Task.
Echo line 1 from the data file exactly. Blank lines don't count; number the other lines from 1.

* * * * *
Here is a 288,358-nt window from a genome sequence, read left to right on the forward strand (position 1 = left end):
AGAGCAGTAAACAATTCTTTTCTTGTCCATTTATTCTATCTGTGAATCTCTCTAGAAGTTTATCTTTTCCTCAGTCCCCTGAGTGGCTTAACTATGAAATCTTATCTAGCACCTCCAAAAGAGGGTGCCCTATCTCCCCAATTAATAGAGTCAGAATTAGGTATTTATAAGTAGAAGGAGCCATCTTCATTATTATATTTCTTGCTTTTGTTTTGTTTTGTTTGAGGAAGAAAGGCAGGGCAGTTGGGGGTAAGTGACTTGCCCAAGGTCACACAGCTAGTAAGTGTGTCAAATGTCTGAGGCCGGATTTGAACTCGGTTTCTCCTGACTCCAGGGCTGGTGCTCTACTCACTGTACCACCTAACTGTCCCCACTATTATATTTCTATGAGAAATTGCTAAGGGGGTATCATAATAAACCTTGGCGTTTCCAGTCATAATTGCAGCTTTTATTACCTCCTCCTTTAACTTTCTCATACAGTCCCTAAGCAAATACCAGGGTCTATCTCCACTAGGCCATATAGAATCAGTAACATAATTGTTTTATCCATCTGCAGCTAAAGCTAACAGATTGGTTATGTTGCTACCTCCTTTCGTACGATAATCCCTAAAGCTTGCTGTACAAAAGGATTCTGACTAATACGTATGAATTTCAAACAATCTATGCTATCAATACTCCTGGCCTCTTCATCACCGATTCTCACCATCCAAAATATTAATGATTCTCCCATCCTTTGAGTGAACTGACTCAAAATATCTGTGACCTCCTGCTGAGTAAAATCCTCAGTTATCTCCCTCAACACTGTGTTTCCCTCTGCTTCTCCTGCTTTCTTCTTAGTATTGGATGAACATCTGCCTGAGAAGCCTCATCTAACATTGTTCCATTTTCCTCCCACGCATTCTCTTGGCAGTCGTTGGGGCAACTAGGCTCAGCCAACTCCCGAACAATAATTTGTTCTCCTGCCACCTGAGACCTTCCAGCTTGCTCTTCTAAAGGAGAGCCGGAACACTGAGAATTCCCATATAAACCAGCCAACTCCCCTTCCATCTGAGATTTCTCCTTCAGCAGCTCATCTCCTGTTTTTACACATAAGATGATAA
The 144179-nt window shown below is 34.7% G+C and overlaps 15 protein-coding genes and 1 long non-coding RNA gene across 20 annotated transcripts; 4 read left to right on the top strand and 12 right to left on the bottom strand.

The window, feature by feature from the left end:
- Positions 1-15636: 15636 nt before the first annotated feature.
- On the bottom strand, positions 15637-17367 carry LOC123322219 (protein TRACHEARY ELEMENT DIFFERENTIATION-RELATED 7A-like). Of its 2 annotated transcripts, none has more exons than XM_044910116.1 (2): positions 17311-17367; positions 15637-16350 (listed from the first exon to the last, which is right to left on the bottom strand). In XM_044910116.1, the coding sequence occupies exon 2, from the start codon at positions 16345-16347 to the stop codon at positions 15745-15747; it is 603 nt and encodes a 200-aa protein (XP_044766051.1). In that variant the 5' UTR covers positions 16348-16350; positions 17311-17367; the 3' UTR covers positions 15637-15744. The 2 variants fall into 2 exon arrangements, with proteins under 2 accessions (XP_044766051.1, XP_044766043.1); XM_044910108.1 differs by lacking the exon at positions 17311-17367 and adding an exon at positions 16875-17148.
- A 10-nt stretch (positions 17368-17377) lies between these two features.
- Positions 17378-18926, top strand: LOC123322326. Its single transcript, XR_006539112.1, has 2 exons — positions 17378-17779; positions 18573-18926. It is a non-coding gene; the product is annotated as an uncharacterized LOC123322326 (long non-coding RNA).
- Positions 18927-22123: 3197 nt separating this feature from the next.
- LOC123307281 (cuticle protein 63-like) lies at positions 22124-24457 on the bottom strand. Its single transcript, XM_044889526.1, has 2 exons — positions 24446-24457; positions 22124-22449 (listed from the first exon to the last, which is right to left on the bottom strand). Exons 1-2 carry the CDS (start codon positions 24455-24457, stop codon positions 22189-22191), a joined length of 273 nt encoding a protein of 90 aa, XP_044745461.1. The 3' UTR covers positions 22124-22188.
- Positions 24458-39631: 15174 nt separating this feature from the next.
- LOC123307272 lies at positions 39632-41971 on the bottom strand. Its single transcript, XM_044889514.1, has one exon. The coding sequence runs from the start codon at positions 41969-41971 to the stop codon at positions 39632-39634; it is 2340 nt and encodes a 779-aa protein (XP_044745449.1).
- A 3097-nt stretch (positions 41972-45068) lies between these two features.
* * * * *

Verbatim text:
Here is a 288,358-nt window from a genome sequence, read left to right on the forward strand (position 1 = left end):